About That Time I Sh*t In A Cardboard Hat

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Give a group of mums enough time, tea or wine, and the conversation will sooner or later come around to stories of childbirth.

Most of us go through life BC (before children) whispering under our breath to pharmacists if we need any product for anywhere south of our necks, but after having a baby, a lot of things are put into perspective, and suddenly previously shy women will discuss cracked nipples, stitched vaginas, mild incontinence and the fact that they now know lochia is not the baddie from Thor without so much as a blush.

They say you shouldn’t have to check your dignity at the door when having a baby, but let’s be honest, unless you’ve hired someone to have the baby for you, there will more than likely be a moment (or four) that flashes on the inward eye months after the event that makes you cringe a little. It might be that you did a number two giving birth, hurled abuse at the midwife or called your partner every name under the sun.

It happened recently that a group of honest mums and I shared our zero-dignity stories and a conversation which started awkwardly ended in us howling with laughter.

It was good for the soul to own them.

Everyone had something different to tell and everyone was now able to laugh at their own tale (as well as everyone else’s). I had a planned c section so thought I might escape some of indignities of the maternity ward.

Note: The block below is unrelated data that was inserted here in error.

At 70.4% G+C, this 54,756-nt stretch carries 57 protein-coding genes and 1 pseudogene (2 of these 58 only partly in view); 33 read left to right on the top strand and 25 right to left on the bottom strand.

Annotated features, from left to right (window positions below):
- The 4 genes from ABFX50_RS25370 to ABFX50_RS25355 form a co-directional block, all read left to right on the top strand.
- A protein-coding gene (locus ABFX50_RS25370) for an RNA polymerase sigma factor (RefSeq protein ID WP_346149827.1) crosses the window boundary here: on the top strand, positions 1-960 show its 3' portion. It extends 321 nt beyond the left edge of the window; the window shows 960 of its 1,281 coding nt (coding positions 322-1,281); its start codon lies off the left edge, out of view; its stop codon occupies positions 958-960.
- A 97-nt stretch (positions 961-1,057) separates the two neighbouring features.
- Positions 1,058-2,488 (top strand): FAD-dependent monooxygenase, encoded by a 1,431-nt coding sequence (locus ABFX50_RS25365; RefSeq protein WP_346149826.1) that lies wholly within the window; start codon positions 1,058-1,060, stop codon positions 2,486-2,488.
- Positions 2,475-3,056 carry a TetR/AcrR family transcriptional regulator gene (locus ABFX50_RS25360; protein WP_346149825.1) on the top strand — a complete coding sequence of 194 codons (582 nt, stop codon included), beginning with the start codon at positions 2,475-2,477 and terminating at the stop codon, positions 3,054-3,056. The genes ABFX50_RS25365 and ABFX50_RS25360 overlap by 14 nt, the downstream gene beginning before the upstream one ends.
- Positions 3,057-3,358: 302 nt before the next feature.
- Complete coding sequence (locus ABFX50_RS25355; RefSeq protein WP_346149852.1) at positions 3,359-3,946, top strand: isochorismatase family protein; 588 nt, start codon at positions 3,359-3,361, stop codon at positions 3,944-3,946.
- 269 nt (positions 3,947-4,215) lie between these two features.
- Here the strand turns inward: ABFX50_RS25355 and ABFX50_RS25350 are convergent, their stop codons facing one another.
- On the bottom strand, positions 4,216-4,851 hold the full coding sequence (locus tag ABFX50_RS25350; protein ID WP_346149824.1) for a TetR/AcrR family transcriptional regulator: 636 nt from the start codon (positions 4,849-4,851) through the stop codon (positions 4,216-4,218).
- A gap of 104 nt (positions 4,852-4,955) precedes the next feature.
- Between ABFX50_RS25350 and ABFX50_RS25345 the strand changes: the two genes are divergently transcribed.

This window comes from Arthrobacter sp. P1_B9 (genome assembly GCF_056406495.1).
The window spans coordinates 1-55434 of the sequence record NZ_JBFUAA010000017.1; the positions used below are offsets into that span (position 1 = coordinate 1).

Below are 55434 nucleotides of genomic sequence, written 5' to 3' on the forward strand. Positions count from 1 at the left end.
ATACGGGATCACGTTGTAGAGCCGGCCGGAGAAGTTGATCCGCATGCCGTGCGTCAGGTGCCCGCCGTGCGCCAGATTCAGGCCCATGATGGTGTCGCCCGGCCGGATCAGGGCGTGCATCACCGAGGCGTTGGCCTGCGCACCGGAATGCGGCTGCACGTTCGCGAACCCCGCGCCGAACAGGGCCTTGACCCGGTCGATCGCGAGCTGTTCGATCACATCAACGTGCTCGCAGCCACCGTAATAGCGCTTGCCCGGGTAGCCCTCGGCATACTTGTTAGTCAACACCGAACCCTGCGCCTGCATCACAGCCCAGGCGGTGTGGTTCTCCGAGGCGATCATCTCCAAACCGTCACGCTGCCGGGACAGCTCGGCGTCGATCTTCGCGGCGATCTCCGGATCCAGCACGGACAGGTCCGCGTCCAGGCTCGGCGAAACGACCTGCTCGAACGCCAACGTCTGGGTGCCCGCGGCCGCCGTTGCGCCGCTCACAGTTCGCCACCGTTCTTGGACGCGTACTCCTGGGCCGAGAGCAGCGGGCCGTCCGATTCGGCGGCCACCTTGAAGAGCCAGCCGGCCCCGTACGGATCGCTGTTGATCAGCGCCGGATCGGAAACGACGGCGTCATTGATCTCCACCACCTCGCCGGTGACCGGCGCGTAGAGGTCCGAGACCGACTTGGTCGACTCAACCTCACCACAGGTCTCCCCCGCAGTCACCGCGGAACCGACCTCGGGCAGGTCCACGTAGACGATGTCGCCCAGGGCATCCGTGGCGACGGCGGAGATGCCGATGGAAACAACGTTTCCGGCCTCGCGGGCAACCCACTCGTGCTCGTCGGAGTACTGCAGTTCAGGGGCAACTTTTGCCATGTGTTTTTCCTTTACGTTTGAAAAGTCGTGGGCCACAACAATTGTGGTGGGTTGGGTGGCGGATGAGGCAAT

And indeed I did, until it came to being discharged from hospital.

The nurse had left a couple of things that looked like inverted cardboard top hats in the bathroom and said they had to check that I had gone to the loo before I could leave, so I should go in the ‘hat’. So I waited and managed to go in the cardboard bed pan but couldn’t find a nurse to show, so, keen to leave, picked up my top hat of shame and headed off down the corridor to find a nurse, the contents sloshing dangerously from side to side. Eventually I found one, and she peered into my bowl and reeled back in mild disgust.

“You only had to do a wee in the pan Ms Dunphy” came the sharp reply.

And so, I made the long walk back to my room — as quickly as one can carrying a cardboard hat full of shite.

I suggest you share your stories of shame too. Not necessarily as publicly as I have just done (I may live to regret that), but you might be pleasantly surprised at how good it feels to make light of them.

Or maybe like me, you’ll just never be able to look at a top hat in the same way again.

Maia Dunphy is a writer and broadcaster who stepped in front of the camera after over a decade behind it. She has written and hosted twelve female-centric documentaries for RTE and has written for many well-known publications including the Evening Herald, The Dubliner, The Irish Times and Image Magazine among others.